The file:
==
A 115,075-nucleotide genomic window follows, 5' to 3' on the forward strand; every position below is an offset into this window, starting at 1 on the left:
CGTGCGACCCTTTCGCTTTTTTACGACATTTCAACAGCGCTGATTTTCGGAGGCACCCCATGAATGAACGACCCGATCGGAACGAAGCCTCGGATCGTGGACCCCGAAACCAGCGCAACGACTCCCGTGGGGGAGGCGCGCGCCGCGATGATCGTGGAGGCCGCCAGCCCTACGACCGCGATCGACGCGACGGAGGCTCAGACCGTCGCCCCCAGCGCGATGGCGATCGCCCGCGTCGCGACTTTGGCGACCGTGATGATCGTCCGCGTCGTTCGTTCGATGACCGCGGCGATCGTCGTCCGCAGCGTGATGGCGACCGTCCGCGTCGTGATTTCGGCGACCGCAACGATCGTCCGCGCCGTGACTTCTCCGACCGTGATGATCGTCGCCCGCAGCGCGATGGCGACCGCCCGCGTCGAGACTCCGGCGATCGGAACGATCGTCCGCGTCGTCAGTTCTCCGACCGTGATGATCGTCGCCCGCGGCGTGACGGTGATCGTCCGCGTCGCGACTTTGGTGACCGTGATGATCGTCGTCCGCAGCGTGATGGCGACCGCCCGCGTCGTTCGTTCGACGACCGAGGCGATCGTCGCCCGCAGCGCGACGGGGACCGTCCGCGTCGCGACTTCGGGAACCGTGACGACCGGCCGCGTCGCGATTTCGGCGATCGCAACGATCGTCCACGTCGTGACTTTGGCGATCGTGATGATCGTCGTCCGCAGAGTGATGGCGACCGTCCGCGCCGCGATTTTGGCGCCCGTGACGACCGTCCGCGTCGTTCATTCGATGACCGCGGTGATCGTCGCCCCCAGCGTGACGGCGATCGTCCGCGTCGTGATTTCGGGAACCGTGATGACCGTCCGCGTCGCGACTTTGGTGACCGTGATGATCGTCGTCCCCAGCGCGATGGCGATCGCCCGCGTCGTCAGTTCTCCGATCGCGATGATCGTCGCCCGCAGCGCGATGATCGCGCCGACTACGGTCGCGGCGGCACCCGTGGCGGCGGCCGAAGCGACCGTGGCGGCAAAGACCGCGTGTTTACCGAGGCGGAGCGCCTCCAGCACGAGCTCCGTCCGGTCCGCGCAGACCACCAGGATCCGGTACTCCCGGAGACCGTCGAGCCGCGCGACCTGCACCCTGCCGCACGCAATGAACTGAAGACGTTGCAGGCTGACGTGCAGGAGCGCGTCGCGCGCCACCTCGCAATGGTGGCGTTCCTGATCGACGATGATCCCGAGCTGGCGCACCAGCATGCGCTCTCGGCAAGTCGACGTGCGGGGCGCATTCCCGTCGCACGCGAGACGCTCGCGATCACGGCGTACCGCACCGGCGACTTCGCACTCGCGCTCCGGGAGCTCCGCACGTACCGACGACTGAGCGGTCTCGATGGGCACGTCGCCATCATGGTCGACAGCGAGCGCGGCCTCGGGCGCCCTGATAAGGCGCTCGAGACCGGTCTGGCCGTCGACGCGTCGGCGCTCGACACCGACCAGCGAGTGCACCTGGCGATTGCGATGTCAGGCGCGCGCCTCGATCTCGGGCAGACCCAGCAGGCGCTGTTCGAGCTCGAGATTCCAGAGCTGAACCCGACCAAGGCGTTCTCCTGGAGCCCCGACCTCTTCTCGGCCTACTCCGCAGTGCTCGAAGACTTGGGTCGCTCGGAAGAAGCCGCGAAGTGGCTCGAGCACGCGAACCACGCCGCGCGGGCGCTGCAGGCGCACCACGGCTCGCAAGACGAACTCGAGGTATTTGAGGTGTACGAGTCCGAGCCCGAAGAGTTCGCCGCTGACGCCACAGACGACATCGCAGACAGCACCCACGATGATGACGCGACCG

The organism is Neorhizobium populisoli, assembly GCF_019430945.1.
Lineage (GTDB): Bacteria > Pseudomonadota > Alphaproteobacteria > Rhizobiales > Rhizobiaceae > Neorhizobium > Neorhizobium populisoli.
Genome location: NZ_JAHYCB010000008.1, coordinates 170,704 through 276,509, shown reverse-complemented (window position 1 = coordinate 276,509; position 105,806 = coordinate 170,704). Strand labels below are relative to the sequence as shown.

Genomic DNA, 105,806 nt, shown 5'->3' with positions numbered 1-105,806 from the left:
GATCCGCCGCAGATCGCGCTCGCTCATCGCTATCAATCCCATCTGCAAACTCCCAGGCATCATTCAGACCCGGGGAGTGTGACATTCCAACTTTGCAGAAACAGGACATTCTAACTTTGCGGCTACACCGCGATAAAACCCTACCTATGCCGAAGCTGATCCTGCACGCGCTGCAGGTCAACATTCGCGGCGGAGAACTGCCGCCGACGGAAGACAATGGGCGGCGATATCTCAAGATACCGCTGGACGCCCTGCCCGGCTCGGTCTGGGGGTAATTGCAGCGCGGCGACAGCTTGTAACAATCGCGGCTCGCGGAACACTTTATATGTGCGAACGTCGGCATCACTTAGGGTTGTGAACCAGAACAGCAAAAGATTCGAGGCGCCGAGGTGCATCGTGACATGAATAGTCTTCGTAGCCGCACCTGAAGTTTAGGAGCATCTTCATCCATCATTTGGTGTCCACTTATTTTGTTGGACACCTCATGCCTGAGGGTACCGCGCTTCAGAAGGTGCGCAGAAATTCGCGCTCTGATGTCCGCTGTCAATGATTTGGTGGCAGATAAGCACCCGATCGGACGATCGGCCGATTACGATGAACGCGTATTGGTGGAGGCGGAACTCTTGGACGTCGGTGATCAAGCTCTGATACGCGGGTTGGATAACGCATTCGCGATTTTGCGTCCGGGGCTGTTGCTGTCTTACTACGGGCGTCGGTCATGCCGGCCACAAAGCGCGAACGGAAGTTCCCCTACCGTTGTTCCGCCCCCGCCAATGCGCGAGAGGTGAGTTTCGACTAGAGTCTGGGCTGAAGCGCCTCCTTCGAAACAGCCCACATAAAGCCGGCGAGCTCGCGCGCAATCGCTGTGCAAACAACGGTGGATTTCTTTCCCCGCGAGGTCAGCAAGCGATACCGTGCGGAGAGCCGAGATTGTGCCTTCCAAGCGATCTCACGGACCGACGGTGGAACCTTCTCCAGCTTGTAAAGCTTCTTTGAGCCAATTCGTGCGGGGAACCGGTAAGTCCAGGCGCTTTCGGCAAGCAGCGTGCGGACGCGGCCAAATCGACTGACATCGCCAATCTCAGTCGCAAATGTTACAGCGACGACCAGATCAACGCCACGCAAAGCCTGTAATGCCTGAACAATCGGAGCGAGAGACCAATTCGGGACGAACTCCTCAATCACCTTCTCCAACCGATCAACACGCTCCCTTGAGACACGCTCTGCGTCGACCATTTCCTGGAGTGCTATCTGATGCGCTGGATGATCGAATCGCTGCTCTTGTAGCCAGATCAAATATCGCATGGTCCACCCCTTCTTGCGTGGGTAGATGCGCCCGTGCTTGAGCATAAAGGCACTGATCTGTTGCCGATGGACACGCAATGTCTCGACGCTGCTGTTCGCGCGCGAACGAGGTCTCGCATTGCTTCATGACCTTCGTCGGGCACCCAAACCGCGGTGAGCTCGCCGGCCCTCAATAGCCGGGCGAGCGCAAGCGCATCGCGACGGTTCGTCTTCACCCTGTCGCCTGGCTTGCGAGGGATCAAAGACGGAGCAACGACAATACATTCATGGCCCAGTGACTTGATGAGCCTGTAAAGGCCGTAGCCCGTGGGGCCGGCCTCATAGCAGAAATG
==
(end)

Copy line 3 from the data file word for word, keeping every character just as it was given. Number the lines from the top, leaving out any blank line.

The organism is Neorhizobium populisoli, assembly GCF_019430945.1.